In the intricate tapestry of life, change is inevitable. As the chapters unfold, so do your circumstances, priorities, and relationships. These events often necessitate updates to your estate plan to ensure that your assets are distributed according to your current wishes.

It’s crucial to ensure that your legal documents mirror your current realities. This is especially true for residents of Illinois, where specific legal nuances may impact the process of updating one’s estate plan

Most experienced estate planning advocates advise reviewing and updating your estate plan at least every three to five years. Let’s take a more in-depth look at when and how to navigate the terrain of changing your will in the Prairie State.

Altering Outdated Outlooks

Marriage, divorce, the birth of a child, the acquisition of significant assets, or the passing of a loved one can significantly alter your financial and familial landscape. Therefore, it’s important to periodically review and, if necessary, revise your overall estate plan regularly

A will crafted in the past may no longer align with your desires and objectives. An outdated will may not provide for your current beneficiaries — for example, leaving nothing for a new spouse, step-children, or adopted family members.

Additionally, changes in tax laws, property values, state statutes, and your own priorities can further render old estate plans obsolete. While your will can never expire, it can become irrelevant and possibly invalidated by occurrences like getting married or moving to another state where the laws around wills, trusts, and probate are different

Handwritten wills are recognized as legal in Illinois, as are those drafted online, but they must witnessed and signed according to state law. Public Act 102-160 went into effect on January 1, 2022, and allows remote online notarizations and the witnessing of documents through audio-visual communication (i.e., via Zoom or FaceTime).

Improperly executed wills or those with markups and changes could be contested in probate court. If your estate plan includes a will created by hand or electronically, you should consult an experienced attorney to ensure your current dependents are properly provided for and that these documents meet current state requirements.

Weddings, having children, relocating, switching careers, and heading into retirement are all prime times to reconsider your plan. A decline in health may also necessitate adjustments, particularly if you need to appoint someone to make healthcare decisions on your behalf. Updating your plan guarantees that your wishes regarding medical care and end-of-life decisions are clearly communicated.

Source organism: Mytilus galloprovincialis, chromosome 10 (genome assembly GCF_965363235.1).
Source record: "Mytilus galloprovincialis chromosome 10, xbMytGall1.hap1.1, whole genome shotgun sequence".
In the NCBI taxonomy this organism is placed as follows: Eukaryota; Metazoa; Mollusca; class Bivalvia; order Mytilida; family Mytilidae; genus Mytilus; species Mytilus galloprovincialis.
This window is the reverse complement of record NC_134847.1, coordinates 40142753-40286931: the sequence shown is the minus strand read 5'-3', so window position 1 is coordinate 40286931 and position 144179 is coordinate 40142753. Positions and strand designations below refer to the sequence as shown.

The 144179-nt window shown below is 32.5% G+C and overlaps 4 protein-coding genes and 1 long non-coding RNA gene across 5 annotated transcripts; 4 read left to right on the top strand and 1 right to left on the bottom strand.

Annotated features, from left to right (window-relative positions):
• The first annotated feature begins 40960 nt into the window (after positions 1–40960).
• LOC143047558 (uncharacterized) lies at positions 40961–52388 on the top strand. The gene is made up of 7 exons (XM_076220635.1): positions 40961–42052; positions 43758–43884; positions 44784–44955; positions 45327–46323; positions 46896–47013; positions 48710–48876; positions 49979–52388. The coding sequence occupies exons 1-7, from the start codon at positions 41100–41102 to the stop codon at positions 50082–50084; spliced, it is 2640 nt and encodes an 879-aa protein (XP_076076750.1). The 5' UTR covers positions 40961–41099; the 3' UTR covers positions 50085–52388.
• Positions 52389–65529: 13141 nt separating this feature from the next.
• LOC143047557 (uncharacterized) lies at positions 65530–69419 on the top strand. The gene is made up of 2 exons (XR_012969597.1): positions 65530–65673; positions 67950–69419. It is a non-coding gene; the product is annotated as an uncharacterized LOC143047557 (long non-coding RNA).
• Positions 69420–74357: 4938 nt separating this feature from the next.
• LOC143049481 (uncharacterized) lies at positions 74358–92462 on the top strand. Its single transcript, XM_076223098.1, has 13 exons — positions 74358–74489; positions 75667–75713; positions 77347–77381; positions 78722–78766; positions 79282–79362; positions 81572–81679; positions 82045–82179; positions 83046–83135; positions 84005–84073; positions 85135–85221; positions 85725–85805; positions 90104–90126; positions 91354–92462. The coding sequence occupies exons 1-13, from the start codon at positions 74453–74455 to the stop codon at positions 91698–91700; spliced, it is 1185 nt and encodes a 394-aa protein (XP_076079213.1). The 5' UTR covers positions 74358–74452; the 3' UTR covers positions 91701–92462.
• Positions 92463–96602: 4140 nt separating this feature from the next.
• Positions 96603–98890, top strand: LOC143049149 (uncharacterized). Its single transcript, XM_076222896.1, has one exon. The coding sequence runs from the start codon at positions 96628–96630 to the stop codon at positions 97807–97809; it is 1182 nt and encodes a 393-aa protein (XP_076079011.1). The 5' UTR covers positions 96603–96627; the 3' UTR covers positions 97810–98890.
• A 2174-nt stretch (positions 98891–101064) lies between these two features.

Looking Forward

During these common life milestones, many people reevaluate which individuals or organizations they would like to provide for in the future. Your beneficiaries can be any person or entity you choose to leave funds or other assets to

Make sure primary and contingency beneficiaries on all non-probate assets like life insurance policies and retirement accounts accurately reflect what you would want should something happen to you. For example, in other states, ex-spouses can sometimes remain accidentally listed on 401(k)s or pensions even after divorces are finalized.

One of the first steps in building a comprehensive estate plan is creating an inventory of what you actually own. These tangible assets can include:

  • Homes, rental properties, and other real estate
  • Vehicles and boats
  • Antiques, jewelry, and art
  • Personal possessions and heirloom items
  • Bank accounts and certificates of deposit
  • Stocks and bonds
  • Life insurance policies
  • Retirement plans
  • Business ownership

It’s vital to consult with an estate planning attorney, especially if you are a parent of minor children. Naming a guardian (and a backup) can help avoid costly and upsetting litigation. You may also want to consider establishing a trust for your beneficiaries. 

A revocable living trust can be created to manage your assets for yourself or your heirs in the event of serious illness or incapacitation. “Revocable” means you can change the terms, trustees, or beneficiaries if your life circumstances change or your family expands. 

Advanced medical directives are another essential part of your overall estate plan. These legal documents outline your wishes for healthcare, long-term care, and end-of-life decisions. Ensuring your living will, powers of attorney, and mental health treatment declarations are up to date will give you and your loved ones invaluable peace of mind. Be sure the person (or people) you designate is someone you can fully trust. 

An Experienced Partner for Every Stage of Life

Life’s journey is dynamic, and your estate plan should evolve in tandem with it. Whether you’re celebrating new beginnings or navigating challenging transitions, keeping your will up-to-date is a responsible and caring act. 

At the Law Offices of J. Jeltes, we have decades of experience helping individuals and families navigate complex situations such as divorce, adoption, creating wills and trusts, and initiating guardianships for children and adults. 

No one should let an outdated will thwart their legacy and enduring impact beyond this life. With compassion and expertise, we create flexible plans to shape your legacy — contact us today!